When the news came out a few weeks ago that the Islamic State’s leader Abu Bakr al-Baghdadi was killed, Americans took pride in knowing that our military has neutralized yet another dangerous threat to the world. We also learned that a crucial member of the Special Forces team that took down the ISIS leader in a dark tunnel was a brave Belgian Malinois named Conan. This military dog cornered Baghdadi who then detonated his explosive vest.
Conan, who has been part of 50 missions during four years working with Special Forces and will soon be honored at the White House, is part of a long line of courageous canines that are recognized as “critical members of our forces,” according to Gen. Frank McKenzie, who leads U.S. Central Command.
Working dogs have been an important part of the Armed Forces for more than a century, serving as messengers and enemy detection agents since the trenches of World War I and battlefields of World War II. These days, dogs are one of the best methods of identifying improvised explosive devices (IEDs) and are often part of Special Operations raids, such as the one that resulted in the killing of Osama bin Laden in 2011.
One story that’s stuck with me was the true tale of Chips, a dog who was awarded the Silver Star and a Purple Heart after being wounded while saving the lives of many troops during a World War II firefight. Afterward, he returned home to his family, but they reported that Chips seemed a changed pup, telling The New York Times: “He doesn’t seem to wag his tail as much as before going to war.”
Turns out man’s best friend isn’t all that different than us.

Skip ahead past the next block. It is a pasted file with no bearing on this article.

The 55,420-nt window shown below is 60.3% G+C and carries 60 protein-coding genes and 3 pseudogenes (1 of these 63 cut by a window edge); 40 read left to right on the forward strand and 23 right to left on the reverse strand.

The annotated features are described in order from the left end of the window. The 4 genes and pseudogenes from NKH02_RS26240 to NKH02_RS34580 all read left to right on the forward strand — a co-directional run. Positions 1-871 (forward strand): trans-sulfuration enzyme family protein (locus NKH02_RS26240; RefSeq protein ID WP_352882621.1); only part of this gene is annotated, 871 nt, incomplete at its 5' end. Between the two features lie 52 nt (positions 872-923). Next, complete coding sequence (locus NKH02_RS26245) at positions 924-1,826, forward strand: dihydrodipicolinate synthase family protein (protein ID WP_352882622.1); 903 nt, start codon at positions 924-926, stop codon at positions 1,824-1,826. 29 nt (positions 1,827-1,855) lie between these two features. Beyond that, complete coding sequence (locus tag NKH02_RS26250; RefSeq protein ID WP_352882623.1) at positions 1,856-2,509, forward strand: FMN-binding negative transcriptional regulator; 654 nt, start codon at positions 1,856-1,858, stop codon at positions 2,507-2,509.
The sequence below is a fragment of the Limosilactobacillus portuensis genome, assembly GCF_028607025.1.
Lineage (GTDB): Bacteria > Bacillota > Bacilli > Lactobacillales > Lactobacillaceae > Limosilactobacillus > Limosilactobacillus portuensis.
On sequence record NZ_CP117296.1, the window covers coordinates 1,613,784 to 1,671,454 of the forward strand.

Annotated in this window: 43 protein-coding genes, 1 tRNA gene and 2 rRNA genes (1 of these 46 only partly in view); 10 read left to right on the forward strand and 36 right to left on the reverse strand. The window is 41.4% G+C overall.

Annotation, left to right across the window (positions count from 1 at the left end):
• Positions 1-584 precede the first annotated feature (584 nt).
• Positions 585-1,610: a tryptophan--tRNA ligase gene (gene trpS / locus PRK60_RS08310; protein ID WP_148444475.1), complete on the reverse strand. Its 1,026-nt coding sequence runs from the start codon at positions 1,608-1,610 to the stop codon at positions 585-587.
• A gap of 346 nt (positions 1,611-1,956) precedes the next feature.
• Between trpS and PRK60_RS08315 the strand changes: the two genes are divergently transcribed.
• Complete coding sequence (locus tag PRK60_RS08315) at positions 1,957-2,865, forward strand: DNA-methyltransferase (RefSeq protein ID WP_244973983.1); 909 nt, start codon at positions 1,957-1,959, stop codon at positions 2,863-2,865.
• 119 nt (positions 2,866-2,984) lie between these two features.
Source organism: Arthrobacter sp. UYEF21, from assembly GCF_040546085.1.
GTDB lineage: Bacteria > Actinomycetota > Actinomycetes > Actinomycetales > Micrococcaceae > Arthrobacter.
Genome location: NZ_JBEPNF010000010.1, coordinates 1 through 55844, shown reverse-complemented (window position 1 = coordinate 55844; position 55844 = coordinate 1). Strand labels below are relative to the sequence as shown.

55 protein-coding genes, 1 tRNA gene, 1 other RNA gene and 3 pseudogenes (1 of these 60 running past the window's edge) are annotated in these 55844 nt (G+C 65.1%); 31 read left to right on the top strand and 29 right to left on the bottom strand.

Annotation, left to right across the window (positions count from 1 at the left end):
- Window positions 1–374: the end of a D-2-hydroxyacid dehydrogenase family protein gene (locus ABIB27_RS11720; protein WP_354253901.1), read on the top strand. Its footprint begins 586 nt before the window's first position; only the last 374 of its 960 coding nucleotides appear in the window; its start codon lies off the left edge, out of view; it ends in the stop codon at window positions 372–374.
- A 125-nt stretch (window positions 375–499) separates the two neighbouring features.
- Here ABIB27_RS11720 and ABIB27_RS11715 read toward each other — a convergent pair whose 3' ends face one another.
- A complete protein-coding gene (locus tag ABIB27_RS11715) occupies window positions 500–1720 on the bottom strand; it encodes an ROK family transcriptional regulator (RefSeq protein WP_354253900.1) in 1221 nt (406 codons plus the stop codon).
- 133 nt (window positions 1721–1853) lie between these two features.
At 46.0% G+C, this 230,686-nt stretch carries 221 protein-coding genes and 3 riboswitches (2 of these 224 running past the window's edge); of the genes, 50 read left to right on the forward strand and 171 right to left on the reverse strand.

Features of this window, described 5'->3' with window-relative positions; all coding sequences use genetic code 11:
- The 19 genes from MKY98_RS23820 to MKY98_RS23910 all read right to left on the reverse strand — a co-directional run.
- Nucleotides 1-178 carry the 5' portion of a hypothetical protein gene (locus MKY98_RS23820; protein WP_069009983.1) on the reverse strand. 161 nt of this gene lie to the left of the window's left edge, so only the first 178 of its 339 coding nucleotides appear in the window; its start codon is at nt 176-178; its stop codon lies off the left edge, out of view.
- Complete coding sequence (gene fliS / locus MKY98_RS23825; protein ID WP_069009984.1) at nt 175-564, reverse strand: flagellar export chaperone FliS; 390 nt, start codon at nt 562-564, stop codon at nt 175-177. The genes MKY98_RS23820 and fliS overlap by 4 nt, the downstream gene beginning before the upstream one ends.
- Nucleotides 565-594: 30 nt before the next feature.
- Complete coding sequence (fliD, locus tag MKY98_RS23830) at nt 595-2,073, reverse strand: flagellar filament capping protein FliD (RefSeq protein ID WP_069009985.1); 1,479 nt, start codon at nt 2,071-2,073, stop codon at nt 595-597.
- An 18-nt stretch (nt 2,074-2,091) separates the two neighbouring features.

That’s why I encourage Americans to recognize the service and sacrifice of military dogs this Veterans Day, while we honor the brave men and women who have served our country.
My organization has experience in this arena. American Humane has worked to support animals in the military for more than a century, starting in World War I when we rescued and cared for 68,000 wounded war horses each month. Today, we continue that commitment by protecting military dogs on and off the battlefield. We help reunite retired military dogs with their former handlers, work to provide them healthcare, and seek to honor their heroic contributions.
Perhaps our most impactful military program, Pups4Patriots™, trains dogs to become service animals for veterans with post traumatic stress (PTS) and traumatic brain injury (TBI). There is an alarming crisis among our military men and women, with more than 6,000 service-members and veterans committing suicide every year.
A growing body of research shows that specially trained service dogs can reduce stress and anxiety levels, mitigate depression, ease social reintegration, provide comfort, and restore confidence in those affected by these invisible wounds of war.
It is why my organization has called on the Veterans Administration to include the utilization of service dogs.
Veterans seeking service dogs are often met with bureaucratic and financial obstacles, but our free-of-charge program streamlines the process and provides grants to help them obtain and care for their dog. We oversee intensive hands-on training sessions for qualified dogs and create an environment to help vets and dogs bond. In doing so, we better lives on both ends of the leash.
This Veterans Day, let’s look for ways to recognize and support all our retired service members — both two-legged and four-legged.